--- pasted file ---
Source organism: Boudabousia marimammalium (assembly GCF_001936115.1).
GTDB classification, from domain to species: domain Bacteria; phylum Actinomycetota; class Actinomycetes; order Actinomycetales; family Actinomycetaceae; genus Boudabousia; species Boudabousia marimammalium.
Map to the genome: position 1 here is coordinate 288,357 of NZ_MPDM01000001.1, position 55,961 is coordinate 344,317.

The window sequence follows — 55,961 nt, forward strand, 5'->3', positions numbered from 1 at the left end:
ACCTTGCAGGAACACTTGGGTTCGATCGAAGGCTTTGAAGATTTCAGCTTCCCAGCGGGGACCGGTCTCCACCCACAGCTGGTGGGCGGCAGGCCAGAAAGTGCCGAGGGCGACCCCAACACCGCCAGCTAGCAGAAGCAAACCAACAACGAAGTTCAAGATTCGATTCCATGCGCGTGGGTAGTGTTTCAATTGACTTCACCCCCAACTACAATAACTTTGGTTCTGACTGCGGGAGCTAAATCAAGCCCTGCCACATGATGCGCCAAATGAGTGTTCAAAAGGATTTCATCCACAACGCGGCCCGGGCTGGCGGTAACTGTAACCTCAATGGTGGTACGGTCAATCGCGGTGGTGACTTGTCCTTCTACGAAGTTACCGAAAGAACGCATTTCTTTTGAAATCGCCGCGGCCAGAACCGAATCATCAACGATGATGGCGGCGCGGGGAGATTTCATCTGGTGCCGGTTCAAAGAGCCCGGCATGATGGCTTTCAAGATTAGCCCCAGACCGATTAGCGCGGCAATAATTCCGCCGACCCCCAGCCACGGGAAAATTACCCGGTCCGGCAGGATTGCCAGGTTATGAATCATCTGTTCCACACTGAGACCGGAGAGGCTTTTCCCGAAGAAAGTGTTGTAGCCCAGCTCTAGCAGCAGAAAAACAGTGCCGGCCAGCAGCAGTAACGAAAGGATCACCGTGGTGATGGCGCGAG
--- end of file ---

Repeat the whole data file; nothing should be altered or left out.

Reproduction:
Source organism: Boudabousia marimammalium (assembly GCF_001936115.1).
GTDB classification, from domain to species: domain Bacteria; phylum Actinomycetota; class Actinomycetes; order Actinomycetales; family Actinomycetaceae; genus Boudabousia; species Boudabousia marimammalium.
Map to the genome: position 1 here is coordinate 288,357 of NZ_MPDM01000001.1, position 55,961 is coordinate 344,317.

The window sequence follows — 55,961 nt, forward strand, 5'->3', positions numbered from 1 at the left end:
ACCTTGCAGGAACACTTGGGTTCGATCGAAGGCTTTGAAGATTTCAGCTTCCCAGCGGGGACCGGTCTCCACCCACAGCTGGTGGGCGGCAGGCCAGAAAGTGCCGAGGGCGACCCCAACACCGCCAGCTAGCAGAAGCAAACCAACAACGAAGTTCAAGATTCGATTCCATGCGCGTGGGTAGTGTTTCAATTGACTTCACCCCCAACTACAATAACTTTGGTTCTGACTGCGGGAGCTAAATCAAGCCCTGCCACATGATGCGCCAAATGAGTGTTCAAAAGGATTTCATCCACAACGCGGCCCGGGCTGGCGGTAACTGTAACCTCAATGGTGGTACGGTCAATCGCGGTGGTGACTTGTCCTTCTACGAAGTTACCGAAAGAACGCATTTCTTTTGAAATCGCCGCGGCCAGAACCGAATCATCAACGATGATGGCGGCGCGGGGAGATTTCATCTGGTGCCGGTTCAAAGAGCCCGGCATGATGGCTTTCAAGATTAGCCCCAGACCGATTAGCGCGGCAATAATTCCGCCGACCCCCAGCCACGGGAAAATTACCCGGTCCGGCAGGATTGCCAGGTTATGAATCATCTGTTCCACACTGAGACCGGAGAGGCTTTTCCCGAAGAAAGTGTTGTAGCCCAGCTCTAGCAGCAGAAAAACAGTGCCGGCCAGCAGCAGTAACGAAAGGATCACCGTGGTGATGGCGCGAG